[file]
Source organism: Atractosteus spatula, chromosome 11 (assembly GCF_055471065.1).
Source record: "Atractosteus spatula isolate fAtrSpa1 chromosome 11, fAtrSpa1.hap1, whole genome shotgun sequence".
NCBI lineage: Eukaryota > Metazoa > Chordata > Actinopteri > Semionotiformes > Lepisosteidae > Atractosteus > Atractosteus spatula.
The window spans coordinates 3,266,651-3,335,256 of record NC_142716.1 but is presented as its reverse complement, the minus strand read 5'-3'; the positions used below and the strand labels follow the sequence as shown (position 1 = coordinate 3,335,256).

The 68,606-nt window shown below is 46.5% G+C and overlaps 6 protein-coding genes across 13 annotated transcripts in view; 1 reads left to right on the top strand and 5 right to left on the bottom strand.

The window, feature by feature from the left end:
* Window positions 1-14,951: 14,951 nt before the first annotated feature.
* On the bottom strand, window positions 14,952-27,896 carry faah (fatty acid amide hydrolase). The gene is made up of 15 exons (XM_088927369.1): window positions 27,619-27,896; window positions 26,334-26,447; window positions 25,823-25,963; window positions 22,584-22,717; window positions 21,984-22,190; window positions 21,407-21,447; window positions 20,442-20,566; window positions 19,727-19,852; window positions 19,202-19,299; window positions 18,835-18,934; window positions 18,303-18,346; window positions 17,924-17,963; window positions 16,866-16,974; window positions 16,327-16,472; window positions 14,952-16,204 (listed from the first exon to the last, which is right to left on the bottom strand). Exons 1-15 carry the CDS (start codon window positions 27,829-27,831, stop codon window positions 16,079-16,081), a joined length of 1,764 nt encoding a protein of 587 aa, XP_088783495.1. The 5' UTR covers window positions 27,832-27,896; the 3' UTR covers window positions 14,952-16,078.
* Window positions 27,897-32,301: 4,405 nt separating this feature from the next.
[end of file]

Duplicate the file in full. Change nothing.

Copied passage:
Source organism: Atractosteus spatula, chromosome 11 (assembly GCF_055471065.1).
Source record: "Atractosteus spatula isolate fAtrSpa1 chromosome 11, fAtrSpa1.hap1, whole genome shotgun sequence".
NCBI lineage: Eukaryota > Metazoa > Chordata > Actinopteri > Semionotiformes > Lepisosteidae > Atractosteus > Atractosteus spatula.
The window spans coordinates 3,266,651-3,335,256 of record NC_142716.1 but is presented as its reverse complement, the minus strand read 5'-3'; the positions used below and the strand labels follow the sequence as shown (position 1 = coordinate 3,335,256).

The 68,606-nt window shown below is 46.5% G+C and overlaps 6 protein-coding genes across 13 annotated transcripts in view; 1 reads left to right on the top strand and 5 right to left on the bottom strand.

The window, feature by feature from the left end:
* Window positions 1-14,951: 14,951 nt before the first annotated feature.
* On the bottom strand, window positions 14,952-27,896 carry faah (fatty acid amide hydrolase). The gene is made up of 15 exons (XM_088927369.1): window positions 27,619-27,896; window positions 26,334-26,447; window positions 25,823-25,963; window positions 22,584-22,717; window positions 21,984-22,190; window positions 21,407-21,447; window positions 20,442-20,566; window positions 19,727-19,852; window positions 19,202-19,299; window positions 18,835-18,934; window positions 18,303-18,346; window positions 17,924-17,963; window positions 16,866-16,974; window positions 16,327-16,472; window positions 14,952-16,204 (listed from the first exon to the last, which is right to left on the bottom strand). Exons 1-15 carry the CDS (start codon window positions 27,829-27,831, stop codon window positions 16,079-16,081), a joined length of 1,764 nt encoding a protein of 587 aa, XP_088783495.1. The 5' UTR covers window positions 27,832-27,896; the 3' UTR covers window positions 14,952-16,078.
* Window positions 27,897-32,301: 4,405 nt separating this feature from the next.